Like utilitarianism, CEA leads to outcomes conflicting with our moral judgments. The process can lead to discrimination against people with disabilities, as people with disabilities are often judged to have a lower quality of life than non-disabled people; thus interventions extending their lives may be seen as less effective. Since "a QALY is a QALY," the process is insensitive to distribution and equity, with no priority for younger people or the worse off, and no amelioration of existing health inequities. Because of aggregation, low-cost interventions that benefit many people may be more cost-effective than those bringing enormous benefits to small numbers of people: in one famous example, the state of Oregon carried out a large-scale CEA that resulted in part in the conclusion that paying for capping teeth would be more cost-effective than paying for appendectomies.

How to respond to these problems with CEA is part of my current research project on Cost-Benefit Analysis and its offshoots, but this post isn't about that, it's about ACRONYMS. Who thought it was a good idea for an actual utilitarian U. K. organization promoting social progress and rationality to have the same name as a fictional evil utilitarian organization promoting social progress and rationality?

Did no one on the original board of directions pipe up and say "Hey, I know we're not the evil kind of utilitarians. But don't you think it's going to look weird if we say we're N.I.C.E, for progress, science, and rationality, and that other N.I.C.E. also says it's for science, progress, and rationality -- and the other one is EVIL?"

The only discussion of the acronym issue I could find on the internet was from "LifeSite," describing the case of Leslie Burke, a man with degenerative motor neurone disease who sued the UK government for the right not to be denied nutrition and hydration when his illness rendered him unable to swallow or communicate. The U.K. government appealed an initial ruling in his favor, with a representative for the government explaining that N.I.C.E. guidelines combine considerations of efficacy, quality of life judgments, and economics. "If the principle that "clinicians should be able to follow NICE guidelines without being obliged to accede to patient demands" were undermined, the government argued, then "there would be considerable risk of inefficient use of NHS resources."

Describing the principles of the fictional, evil N.I.C.E. as "a mechanistic and ultra-utilitarian, anti-life philosophy that regards human beings as merely a disposable means to an end," LifeSite says "it seems beyond a coincidental irony that a real-life, government-funded organization that bases its decisions on the same utilitarian principles, could be known by the same acronym: N.I.C.E." With this last part, I agree. It does seem beyond a coincidental irony.

As to the broader question of the status of moral judgments or "intuitions," in his article Singer doesn't say what he thinks about framing an innocent person to prevent a riot -- whether he thinks there is some way that contrary to first appearances framing the innocent person actually doesn't produce the best consequences, or whether he thinks framing an innocent person could be the ethical right action.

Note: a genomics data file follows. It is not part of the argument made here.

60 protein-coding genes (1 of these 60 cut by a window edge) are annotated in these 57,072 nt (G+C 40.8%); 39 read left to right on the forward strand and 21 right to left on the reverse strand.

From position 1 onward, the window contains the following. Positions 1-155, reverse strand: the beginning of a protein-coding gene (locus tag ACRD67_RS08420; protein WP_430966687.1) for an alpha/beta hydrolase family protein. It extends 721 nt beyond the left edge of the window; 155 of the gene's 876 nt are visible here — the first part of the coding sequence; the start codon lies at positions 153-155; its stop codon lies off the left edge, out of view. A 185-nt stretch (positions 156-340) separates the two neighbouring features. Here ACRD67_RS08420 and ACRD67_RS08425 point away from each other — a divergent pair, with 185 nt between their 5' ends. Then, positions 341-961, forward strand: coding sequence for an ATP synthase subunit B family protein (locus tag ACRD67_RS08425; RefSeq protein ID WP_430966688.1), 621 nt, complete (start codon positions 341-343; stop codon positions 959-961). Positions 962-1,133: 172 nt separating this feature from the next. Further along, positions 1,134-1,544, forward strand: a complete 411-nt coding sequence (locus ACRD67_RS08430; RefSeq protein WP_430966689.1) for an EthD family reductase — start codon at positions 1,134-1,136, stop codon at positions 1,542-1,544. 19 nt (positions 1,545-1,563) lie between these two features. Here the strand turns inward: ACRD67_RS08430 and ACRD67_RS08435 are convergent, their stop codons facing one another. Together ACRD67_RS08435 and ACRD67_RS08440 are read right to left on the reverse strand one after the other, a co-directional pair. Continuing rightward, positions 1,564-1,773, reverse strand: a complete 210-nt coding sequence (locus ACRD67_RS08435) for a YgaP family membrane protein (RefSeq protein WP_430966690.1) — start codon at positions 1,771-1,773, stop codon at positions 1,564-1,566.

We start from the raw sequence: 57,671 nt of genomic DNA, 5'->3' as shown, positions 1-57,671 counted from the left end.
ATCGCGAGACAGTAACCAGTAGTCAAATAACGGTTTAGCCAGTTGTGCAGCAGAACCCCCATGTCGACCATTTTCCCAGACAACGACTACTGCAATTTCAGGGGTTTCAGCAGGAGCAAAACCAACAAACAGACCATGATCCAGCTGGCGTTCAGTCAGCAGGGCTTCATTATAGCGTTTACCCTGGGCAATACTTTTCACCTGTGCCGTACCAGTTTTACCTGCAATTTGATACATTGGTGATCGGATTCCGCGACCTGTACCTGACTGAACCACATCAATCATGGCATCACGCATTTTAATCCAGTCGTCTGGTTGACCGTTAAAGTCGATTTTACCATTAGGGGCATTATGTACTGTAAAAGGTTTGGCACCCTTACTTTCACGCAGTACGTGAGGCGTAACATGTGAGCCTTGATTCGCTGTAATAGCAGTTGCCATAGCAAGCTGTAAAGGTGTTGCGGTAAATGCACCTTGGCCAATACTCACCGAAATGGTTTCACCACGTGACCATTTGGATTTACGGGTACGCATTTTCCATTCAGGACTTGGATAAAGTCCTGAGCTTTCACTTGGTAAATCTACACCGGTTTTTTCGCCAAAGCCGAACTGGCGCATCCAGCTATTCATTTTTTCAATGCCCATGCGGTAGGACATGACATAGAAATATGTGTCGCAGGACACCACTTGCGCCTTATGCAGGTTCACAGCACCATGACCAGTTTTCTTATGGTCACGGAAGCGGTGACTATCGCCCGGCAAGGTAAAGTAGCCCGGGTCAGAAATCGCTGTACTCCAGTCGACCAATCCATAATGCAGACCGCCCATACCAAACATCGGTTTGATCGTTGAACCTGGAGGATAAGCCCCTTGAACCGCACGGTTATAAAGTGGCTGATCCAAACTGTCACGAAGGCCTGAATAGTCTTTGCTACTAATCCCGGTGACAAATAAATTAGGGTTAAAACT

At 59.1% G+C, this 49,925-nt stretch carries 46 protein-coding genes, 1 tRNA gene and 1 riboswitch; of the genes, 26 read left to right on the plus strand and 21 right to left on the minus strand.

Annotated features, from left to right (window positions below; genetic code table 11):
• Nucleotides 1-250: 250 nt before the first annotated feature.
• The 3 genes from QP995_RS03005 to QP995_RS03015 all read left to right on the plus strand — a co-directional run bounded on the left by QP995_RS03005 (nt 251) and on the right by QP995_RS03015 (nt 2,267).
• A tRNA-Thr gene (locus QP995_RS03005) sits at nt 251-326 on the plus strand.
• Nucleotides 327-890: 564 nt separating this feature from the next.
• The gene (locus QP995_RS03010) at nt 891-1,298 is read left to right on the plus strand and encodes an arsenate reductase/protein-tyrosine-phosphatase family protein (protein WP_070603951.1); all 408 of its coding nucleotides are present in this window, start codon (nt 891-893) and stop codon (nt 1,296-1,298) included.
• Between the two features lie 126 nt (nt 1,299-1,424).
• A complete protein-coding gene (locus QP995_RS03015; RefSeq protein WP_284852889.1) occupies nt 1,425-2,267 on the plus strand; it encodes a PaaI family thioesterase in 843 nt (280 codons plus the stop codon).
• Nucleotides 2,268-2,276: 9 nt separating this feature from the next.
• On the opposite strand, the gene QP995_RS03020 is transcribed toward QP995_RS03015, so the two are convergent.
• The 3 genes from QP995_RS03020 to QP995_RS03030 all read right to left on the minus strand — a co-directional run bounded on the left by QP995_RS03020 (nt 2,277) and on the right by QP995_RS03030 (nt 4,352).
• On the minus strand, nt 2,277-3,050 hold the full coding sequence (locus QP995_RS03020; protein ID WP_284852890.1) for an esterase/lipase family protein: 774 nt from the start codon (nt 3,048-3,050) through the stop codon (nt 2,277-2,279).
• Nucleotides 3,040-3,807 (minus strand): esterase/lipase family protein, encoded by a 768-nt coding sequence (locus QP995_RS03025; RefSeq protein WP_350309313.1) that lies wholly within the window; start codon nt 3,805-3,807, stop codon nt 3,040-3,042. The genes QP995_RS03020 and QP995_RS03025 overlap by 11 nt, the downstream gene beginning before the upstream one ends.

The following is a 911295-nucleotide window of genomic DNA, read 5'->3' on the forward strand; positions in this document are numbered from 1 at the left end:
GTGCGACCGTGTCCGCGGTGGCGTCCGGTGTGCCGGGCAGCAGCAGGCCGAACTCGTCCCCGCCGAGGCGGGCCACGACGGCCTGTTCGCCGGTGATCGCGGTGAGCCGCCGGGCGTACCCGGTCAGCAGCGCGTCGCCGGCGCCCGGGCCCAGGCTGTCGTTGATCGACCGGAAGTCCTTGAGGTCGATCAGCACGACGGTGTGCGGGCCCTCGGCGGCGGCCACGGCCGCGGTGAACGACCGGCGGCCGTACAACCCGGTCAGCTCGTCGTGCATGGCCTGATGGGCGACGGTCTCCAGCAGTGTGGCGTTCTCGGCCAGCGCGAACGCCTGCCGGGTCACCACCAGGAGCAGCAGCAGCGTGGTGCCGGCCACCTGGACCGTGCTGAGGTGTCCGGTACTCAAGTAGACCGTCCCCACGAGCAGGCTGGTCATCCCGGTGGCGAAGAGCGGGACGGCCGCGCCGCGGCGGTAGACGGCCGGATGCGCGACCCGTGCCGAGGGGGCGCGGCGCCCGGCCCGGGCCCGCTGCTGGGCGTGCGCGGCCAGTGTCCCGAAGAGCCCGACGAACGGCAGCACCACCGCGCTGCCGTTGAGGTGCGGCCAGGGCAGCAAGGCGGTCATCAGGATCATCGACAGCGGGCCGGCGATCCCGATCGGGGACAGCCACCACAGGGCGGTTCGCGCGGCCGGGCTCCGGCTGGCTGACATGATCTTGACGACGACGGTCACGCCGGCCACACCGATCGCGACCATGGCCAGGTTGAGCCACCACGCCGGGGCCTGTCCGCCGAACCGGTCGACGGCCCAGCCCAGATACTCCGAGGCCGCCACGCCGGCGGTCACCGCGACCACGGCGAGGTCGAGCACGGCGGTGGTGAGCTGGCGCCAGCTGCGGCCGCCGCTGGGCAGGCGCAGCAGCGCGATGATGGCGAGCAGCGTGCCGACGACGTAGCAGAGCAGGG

As a non-utilitarian, I can say more simply that framing an innocent person is wrong, because it's unjust, and I think that is true partly because moral judgments reflect what we care about, which can include values like justice.

In the spirit of this post you may be wondering: could you modify CEA so that instead of measuring QALYs it quantifies and takes into account these other values and thus becomes a new and improved decision-making method? I am so glad you asked! That is what I am working on. It's complicated, but the short answer seems to be "no."

Tuesday, July 13, 2021

The Subjectivity Of Everything: Music And Math Edition

Recently from a combination of world-weariness, pandemic-weariness, and me-weariness, I was seized by a desire to think about something abstract, useless, inert, and intellectually challenging. "I know what I'll do," I thought. "I'll buy a book about math."

I went to a small bookstore and asked, "Do you have a math section?" No. But there among the science books I came upon Music By the Numbers by math historian Eli Maor. I thought it would be about music theory and the mathematical underpinnings of classical music structures -- something I vaguely remember being interested in when I read about it in Gödel, Escher, Bach as a teenager forty years ago. But it was more about the fundamental mechanics of western music's organization of sound. Where did all these notes come from?

I knew that with a string, half as long means an octave higher. What I learned first is that the Pythagoreans and their followers based an entire scale on their idea of pleasing fractional intervals. The full story is a bit complicated, but taking fourths and fifths as a starting point, you can create a scale with a version of the "whole tone" interval we're familiar with (C to D, for example) based on a 9/8 ratio of a note to its predecessor (and a half-tone with ratio 256/243).

Maor says that while this way of creating a scale is mathematically elegant, it is out of step with the pitches produced in harmonic overtones -- and thus with the fundamentals of acoustics itself. From a philosophical point of view, Maor argues that their obsession with formal beauty led Pythagorean followers into a self-circular mathematical maze: by insisting on mathematical simplicity, pleasing ratios, and no irrational numbers, they "subject[ed] the laws of nature to their ideals of beauty."